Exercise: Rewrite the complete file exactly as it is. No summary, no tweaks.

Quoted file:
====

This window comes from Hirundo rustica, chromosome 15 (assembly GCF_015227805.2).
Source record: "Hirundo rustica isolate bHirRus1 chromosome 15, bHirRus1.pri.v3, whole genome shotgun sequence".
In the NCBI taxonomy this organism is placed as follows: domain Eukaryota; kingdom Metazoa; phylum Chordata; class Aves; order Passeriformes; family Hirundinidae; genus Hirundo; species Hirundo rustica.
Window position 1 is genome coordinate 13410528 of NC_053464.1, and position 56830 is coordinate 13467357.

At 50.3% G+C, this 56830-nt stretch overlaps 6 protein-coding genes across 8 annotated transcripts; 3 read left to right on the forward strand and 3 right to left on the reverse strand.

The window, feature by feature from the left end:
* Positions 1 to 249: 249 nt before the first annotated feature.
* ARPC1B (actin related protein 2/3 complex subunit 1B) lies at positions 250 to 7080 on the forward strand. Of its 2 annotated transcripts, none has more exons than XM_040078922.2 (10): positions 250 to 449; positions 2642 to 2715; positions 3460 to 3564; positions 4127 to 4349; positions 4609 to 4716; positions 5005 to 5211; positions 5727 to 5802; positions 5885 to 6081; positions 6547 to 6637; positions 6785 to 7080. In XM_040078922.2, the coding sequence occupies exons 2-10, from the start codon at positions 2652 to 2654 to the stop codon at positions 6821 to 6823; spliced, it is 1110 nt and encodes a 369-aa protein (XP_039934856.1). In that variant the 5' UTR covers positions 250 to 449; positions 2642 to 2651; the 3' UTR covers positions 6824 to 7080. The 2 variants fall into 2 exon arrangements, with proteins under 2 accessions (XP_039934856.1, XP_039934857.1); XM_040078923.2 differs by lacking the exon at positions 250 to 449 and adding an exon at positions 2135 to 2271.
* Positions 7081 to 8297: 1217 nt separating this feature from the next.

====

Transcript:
This window comes from Hirundo rustica, chromosome 15 (assembly GCF_015227805.2).
Source record: "Hirundo rustica isolate bHirRus1 chromosome 15, bHirRus1.pri.v3, whole genome shotgun sequence".
In the NCBI taxonomy this organism is placed as follows: domain Eukaryota; kingdom Metazoa; phylum Chordata; class Aves; order Passeriformes; family Hirundinidae; genus Hirundo; species Hirundo rustica.
Window position 1 is genome coordinate 13410528 of NC_053464.1, and position 56830 is coordinate 13467357.

At 50.3% G+C, this 56830-nt stretch overlaps 6 protein-coding genes across 8 annotated transcripts; 3 read left to right on the forward strand and 3 right to left on the reverse strand.

The window, feature by feature from the left end:
* Positions 1 to 249: 249 nt before the first annotated feature.
* ARPC1B (actin related protein 2/3 complex subunit 1B) lies at positions 250 to 7080 on the forward strand. Of its 2 annotated transcripts, none has more exons than XM_040078922.2 (10): positions 250 to 449; positions 2642 to 2715; positions 3460 to 3564; positions 4127 to 4349; positions 4609 to 4716; positions 5005 to 5211; positions 5727 to 5802; positions 5885 to 6081; positions 6547 to 6637; positions 6785 to 7080. In XM_040078922.2, the coding sequence occupies exons 2-10, from the start codon at positions 2652 to 2654 to the stop codon at positions 6821 to 6823; spliced, it is 1110 nt and encodes a 369-aa protein (XP_039934856.1). In that variant the 5' UTR covers positions 250 to 449; positions 2642 to 2651; the 3' UTR covers positions 6824 to 7080. The 2 variants fall into 2 exon arrangements, with proteins under 2 accessions (XP_039934856.1, XP_039934857.1); XM_040078923.2 differs by lacking the exon at positions 250 to 449 and adding an exon at positions 2135 to 2271.
* Positions 7081 to 8297: 1217 nt separating this feature from the next.